Twitter map shows how world lit up in response to Muirfield ban on female members


A REMARKABLE Twitter map shows how much of south America, eastern Europe and the Middle East approved of Muirfield’s ongoing ban on female members.

The map shows that much of the planet lit up over the East Lothian club’s decision not to reverse its men-only policy.

But while western Europe and North America turned angry red as most Twitter users condemned the decision, much of the rest of the world approved.

The image, created by a social media expert based in Edinburgh, took a sample of 10,000 Muirfield-related tweets from around the world.

The tone of the tweets was then analysed to determine whether they were in favour of or against the recent decision.

Once the data was collected, it was transferred onto a map to show how different parts of the world responded.

The map shows the world's reaction to the controversial decision
The map shows the world’s reaction to the controversial decision

Red areas – predominantly western Europe and North America – indicate strong opposition to the decision, which has been labelled “indefensible” by First Minister Nicola Sturgeon.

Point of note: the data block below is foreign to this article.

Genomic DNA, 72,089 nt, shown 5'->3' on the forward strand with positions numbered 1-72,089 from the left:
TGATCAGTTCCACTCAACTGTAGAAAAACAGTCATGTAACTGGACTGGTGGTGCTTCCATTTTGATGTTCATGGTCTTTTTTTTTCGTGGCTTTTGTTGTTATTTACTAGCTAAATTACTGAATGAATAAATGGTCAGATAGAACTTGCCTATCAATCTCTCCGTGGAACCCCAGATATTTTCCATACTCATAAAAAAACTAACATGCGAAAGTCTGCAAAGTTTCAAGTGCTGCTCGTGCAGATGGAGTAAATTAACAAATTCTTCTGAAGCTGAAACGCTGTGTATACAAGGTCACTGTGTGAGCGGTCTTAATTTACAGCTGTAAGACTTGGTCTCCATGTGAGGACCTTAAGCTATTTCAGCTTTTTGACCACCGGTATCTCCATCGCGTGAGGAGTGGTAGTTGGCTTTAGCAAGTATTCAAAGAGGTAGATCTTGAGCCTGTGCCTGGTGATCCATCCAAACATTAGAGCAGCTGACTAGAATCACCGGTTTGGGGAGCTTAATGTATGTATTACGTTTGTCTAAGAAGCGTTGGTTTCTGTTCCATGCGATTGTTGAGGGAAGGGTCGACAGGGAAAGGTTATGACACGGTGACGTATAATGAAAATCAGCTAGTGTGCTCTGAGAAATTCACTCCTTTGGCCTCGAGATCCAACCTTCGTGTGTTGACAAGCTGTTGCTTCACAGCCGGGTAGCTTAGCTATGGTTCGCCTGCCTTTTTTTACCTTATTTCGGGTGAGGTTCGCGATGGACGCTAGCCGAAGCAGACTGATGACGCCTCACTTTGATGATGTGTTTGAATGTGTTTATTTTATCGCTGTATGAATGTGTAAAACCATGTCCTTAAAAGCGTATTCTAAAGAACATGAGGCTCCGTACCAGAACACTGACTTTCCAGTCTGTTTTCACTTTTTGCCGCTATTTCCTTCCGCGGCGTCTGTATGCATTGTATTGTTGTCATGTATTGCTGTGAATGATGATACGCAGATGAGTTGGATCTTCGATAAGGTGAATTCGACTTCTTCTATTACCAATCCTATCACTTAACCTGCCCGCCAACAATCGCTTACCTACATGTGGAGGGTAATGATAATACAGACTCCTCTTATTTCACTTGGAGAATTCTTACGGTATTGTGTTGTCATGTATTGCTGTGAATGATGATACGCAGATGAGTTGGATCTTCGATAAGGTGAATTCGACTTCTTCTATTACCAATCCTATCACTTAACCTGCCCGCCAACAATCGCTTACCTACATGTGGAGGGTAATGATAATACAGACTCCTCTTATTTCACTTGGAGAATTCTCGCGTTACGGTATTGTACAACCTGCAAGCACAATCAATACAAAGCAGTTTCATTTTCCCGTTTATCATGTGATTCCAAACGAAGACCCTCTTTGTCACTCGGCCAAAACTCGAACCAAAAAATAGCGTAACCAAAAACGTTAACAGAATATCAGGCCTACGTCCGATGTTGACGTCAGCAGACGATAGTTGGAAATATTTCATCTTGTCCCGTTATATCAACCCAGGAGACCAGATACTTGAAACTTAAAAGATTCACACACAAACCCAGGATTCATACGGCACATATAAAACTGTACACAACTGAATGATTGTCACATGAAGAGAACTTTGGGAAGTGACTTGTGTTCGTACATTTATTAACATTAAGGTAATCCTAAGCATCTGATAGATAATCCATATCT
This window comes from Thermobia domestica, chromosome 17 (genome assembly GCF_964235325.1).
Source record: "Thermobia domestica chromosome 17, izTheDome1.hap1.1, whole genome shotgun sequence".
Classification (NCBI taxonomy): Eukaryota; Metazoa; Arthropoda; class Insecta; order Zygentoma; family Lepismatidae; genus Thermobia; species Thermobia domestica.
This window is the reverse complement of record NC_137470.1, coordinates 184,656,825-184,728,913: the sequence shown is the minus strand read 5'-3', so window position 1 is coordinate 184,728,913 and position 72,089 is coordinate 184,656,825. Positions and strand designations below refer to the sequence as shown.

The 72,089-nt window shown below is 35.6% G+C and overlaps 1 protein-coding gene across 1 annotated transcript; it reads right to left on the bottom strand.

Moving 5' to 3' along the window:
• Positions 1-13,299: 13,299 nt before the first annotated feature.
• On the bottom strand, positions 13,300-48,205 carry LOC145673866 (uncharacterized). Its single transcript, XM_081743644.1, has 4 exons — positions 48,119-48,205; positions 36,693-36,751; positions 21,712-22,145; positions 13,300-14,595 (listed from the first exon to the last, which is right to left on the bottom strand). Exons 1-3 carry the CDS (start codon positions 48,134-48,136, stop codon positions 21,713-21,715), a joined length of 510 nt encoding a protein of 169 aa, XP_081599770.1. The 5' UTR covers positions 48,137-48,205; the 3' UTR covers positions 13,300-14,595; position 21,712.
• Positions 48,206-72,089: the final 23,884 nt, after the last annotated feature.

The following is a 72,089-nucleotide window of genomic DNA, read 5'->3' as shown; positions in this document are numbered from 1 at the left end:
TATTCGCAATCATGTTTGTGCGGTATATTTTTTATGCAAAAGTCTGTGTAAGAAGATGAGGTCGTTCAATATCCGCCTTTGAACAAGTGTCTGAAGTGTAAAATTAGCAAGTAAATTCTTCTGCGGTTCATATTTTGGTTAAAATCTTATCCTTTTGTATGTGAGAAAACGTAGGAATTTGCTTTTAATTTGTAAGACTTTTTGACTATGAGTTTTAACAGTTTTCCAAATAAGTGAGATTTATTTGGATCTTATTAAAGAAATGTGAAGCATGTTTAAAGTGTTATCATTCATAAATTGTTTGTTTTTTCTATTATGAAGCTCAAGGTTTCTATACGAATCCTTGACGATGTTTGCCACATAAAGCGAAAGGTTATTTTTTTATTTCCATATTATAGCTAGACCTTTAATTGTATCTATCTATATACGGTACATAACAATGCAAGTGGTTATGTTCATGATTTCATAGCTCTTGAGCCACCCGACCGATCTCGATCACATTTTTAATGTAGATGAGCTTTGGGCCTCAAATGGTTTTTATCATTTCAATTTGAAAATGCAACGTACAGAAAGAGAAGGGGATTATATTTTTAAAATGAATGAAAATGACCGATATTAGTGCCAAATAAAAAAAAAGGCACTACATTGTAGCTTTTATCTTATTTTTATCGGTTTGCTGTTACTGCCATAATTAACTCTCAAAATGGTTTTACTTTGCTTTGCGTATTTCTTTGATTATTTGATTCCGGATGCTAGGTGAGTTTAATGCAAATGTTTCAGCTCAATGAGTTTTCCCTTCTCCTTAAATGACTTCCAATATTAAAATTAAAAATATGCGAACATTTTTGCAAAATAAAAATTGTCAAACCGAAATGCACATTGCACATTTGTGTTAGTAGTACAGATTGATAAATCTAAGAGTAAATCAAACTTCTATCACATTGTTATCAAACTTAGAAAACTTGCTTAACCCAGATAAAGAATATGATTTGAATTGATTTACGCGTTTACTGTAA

Greener areas show where the most favourable tweets came from – mainly South and Central America, the Balkans, and parts of Asia, including Japan.

Surprisingly, certain parts of Europe also appear to agree with the decision, with large expanses of Norway and Sweden coloured in green.

Other green areas such as South Korea and the Philippines, also seem to be out-of-touch with Western expectations.

Countries such as China and Russia are not coloured in since residents are unable to use Twitter.

Kenny Murray, who created the map, was also able to determine that 70% of the tweets were made by men, and that there have been almost half a million mentions of Muirfield on Twitter.

He said: “This remarkable image shows just how far around the world the discussion has gone. It seems most major nations are discussing it, with millions of Twitter users worldwide now seeing Muirfield matched alongside hashtags such as #sexistpigs.

“A funny piece of data, though, is that of those discussing the decision, almost 70% are men.

“So it’s not even an army of women angry at the decision, but men around the world rallying to criticise Muirfield – that’s their target market pretty annoyed.

“If Muirfield had planned ahead of their decision and looked to manage it properly, perhaps it may not have got so out of hand.

“Or maybe, stopping women from golfing on a private course was always going to cause this level of internet activism.

“Whether it actually damages their business has yet to be seen.”